Once the news about thebroke, arguably that stole the spotlight for the rest of the holiday season as far as shopping and e-commerce was concerned.
But there were still plenty of other retailers operating business as usual, and mobile was heavily.
Being one of the leading purveyors of real-time big data analytics and results (or at least the rhetoric behind the technology), IBM has published some final figures pinpointing the dent mobile actually made.
The big takeaway from IBM's fourth quarter retail online index report is that while smartphones fostered far and away the most traffic on mobile platforms, tablets delivered most prominently for what could be construed as the most important metric: sales.
Covering the time frame between October 1 and December 31, IBM found that smartphones drove 21.3 percent of all online traffic, close to double what tablets produced at 12.8 percent.
But tablets had the last laugh, driving 11.5 percent of all online sales, well more than twice that of smartphones at approximately five percent. Tablet users also tended to spend more per order at an average of $118.09, compared to smartphone users, who averaged $104.72 per order.
And despite what wasfor shopping this past holiday season, online sales overall were still up for the fourth quarter by an increase of 10.3 percent, year-over-year.
Mobile (both smartphones and tablets) traffic accounted for close to 35 percent of all online traffic, up 40 percent from the same time last year, with mobile sales jumping 46 percent to account for 16.6 percent of all online sales.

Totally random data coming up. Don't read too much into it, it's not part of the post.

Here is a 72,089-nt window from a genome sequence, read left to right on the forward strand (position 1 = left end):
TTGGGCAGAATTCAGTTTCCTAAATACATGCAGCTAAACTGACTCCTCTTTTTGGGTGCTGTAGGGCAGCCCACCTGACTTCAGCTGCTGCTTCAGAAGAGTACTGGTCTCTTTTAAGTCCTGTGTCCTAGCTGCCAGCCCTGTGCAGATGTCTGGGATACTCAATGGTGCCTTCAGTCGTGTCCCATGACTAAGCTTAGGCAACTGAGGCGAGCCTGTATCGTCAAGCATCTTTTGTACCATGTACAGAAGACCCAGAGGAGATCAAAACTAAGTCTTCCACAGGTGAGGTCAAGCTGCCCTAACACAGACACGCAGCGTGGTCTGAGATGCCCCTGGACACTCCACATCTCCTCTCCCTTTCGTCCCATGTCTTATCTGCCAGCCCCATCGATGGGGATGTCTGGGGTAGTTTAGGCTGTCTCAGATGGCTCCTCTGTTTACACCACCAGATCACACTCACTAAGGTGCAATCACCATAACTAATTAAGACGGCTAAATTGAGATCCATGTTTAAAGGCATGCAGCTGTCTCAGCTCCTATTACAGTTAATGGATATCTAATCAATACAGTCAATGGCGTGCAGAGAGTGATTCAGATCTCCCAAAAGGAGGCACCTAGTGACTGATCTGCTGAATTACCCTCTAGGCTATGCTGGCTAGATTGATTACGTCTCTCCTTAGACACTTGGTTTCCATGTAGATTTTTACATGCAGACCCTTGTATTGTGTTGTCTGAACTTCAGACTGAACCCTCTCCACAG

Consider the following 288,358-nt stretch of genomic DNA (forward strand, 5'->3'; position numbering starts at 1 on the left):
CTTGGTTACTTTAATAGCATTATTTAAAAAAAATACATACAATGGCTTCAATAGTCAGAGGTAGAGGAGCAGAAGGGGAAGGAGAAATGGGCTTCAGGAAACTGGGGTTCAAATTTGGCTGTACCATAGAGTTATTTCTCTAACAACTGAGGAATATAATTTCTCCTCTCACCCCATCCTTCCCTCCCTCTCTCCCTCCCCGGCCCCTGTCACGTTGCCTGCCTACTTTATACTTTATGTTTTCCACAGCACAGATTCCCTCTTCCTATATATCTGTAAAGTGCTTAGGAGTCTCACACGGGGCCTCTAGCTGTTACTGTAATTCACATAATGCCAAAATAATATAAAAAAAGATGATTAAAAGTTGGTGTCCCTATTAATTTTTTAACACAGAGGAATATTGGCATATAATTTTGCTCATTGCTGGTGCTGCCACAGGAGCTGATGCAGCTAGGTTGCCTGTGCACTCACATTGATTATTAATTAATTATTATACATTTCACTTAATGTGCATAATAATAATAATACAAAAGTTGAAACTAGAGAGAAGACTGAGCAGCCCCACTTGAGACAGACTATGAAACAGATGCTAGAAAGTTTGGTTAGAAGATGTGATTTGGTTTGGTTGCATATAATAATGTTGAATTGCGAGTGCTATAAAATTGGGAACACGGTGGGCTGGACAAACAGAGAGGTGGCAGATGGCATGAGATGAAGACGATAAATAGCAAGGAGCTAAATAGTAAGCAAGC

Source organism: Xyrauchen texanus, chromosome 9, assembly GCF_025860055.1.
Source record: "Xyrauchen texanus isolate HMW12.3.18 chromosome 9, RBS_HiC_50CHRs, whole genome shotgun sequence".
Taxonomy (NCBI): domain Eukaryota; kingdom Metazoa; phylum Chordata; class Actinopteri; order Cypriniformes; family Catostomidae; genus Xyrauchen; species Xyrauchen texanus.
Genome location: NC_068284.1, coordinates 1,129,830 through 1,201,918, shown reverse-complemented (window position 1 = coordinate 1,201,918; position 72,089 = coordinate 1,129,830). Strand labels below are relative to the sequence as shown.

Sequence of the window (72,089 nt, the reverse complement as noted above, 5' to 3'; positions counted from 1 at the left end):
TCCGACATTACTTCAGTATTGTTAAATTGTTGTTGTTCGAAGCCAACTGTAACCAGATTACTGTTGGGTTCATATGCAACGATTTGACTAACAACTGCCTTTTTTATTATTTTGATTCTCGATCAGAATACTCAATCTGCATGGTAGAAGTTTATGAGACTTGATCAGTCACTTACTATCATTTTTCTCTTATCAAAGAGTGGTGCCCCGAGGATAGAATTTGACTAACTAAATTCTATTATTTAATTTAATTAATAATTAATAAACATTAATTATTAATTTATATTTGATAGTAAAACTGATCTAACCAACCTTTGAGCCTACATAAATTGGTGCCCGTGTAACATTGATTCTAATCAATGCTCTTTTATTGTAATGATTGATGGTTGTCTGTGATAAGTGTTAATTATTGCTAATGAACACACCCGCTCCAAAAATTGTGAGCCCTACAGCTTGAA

For analysts, fanboys, and anyone else who wants to break those figures down even further, iOS handily beat Android across the board as far as traffic, sales, and average spend was concerned.
IBM reported that smartphones running Apple's mobile operating system delivered e-commerce sales at a rate of almost five times higher than Android at a rate of 12.7 percent versus 2.6 percent.
On the social side, Pinterestas the social network continues to expand its roots in the e-commerce sector.
Referrals from the digital scrapbooking site drove $109.93 on average per order, compared to just $60.48 from referrals deriving from Facebook.
But the world's largest social network still proves to be a force to be reckoned with in e-commerce potential as Facebook referrals converted to sales at more than three and a half times the rate of Pinterest.